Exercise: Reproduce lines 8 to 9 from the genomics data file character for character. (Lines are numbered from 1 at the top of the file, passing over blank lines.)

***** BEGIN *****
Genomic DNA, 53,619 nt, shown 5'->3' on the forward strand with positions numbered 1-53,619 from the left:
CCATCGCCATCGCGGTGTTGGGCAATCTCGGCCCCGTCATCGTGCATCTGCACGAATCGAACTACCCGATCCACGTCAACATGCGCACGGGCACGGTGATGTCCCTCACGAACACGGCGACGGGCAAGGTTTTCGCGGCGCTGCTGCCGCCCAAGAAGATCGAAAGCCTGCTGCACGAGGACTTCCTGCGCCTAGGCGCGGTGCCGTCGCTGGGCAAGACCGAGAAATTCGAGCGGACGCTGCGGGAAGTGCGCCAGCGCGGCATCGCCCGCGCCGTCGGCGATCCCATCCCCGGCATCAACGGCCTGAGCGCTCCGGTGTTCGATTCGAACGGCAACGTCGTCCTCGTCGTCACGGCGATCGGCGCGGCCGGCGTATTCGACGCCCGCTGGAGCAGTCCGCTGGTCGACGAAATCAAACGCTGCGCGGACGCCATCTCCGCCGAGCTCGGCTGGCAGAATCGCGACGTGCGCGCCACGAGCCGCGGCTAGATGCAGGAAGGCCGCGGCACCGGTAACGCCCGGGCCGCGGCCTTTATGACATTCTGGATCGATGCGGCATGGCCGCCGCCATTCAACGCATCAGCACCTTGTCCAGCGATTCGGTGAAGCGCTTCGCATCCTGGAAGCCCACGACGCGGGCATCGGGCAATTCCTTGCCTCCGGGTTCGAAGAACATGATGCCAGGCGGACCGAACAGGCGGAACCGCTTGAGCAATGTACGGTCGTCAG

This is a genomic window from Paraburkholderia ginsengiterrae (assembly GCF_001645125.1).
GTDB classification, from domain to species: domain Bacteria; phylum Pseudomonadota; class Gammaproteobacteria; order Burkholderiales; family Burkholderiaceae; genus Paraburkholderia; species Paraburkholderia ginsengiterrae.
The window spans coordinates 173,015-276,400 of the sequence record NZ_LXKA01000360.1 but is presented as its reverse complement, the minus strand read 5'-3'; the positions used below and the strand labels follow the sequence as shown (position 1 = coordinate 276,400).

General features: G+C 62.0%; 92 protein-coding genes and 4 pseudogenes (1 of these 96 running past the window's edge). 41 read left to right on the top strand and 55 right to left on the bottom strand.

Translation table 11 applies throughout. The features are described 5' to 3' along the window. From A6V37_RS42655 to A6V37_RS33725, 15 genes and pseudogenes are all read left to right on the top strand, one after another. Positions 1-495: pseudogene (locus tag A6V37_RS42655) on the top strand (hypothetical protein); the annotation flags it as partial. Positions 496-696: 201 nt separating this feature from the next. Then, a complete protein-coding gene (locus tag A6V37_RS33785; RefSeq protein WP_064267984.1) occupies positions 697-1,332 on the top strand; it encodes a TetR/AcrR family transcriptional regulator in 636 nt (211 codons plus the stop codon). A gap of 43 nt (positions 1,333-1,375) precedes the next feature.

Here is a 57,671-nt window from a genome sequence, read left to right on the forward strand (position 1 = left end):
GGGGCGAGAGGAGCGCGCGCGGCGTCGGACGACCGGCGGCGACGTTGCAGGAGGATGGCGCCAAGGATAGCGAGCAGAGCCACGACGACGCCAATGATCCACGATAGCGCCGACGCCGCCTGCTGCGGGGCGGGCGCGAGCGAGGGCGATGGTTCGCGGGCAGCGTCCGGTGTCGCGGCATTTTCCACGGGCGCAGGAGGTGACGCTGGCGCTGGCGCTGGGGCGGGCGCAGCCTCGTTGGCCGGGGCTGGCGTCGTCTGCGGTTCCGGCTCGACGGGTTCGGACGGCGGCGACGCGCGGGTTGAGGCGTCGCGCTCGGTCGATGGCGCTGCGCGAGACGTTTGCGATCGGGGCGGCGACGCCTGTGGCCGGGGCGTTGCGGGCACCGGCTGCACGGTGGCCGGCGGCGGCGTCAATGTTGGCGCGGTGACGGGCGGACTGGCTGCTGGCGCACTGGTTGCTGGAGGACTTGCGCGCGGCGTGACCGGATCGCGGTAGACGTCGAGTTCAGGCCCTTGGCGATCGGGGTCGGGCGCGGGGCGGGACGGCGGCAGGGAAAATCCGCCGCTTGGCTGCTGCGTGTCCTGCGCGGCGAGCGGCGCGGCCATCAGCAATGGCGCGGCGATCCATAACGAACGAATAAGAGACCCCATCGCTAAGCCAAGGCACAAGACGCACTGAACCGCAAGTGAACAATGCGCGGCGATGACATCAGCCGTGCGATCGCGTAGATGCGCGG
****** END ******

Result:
Here is a 57,671-nt window from a genome sequence, read left to right on the forward strand (position 1 = left end):
GGGGCGAGAGGAGCGCGCGCGGCGTCGGACGACCGGCGGCGACGTTGCAGGAGGATGGCGCCAAGGATAGCGAGCAGAGCCACGACGACGCCAATGATCCACGATAGCGCCGACGCCGCCTGCTGCGGGGCGGGCGCGAGCGAGGGCGATGGTTCGCGGGCAGCGTCCGGTGTCGCGGCATTTTCCACGGGCGCAGGAGGTGACGCTGGCGCTGGCGCTGGGGCGGGCGCAGCCTCGTTGGCCGGGGCTGGCGTCGTCTGCGGTTCCGGCTCGACGGGTTCGGACGGCGGCGACGCGCGGGTTGAGGCGTCGCGCTCGGTCGATGGCGCTGCGCGAGACGTTTGCGATCGGGGCGGCGACGCCTGTGGCCGGGGCGTTGCGGGCACCGGCTGCACGGTGGCCGGCGGCGGCGTCAATGTTGGCGCGGTGACGGGCGGACTGGCTGCTGGCGCACTGGTTGCTGGAGGACTTGCGCGCGGCGTGACCGGATCGCGGTAGACGTCGAGTTCAGGCCCTTGGCGATCGGGGTCGGGCGCGGGGCGGGACGGCGGCAGGGAAAATCCGCCGCTTGGCTGCTGCGTGTCCTGCGCGGCGAGCGGCGCGGCCATCAGCAATGGCGCGGCGATCCATAACGAACGAATAAGAGACCCCATCGCTAAGCCAAGGCACAAGACGCACTGAACCGCAAGTGAACAATGCGCGGCGATGACATCAGCCGTGCGATCGCGTAGATGCGCGG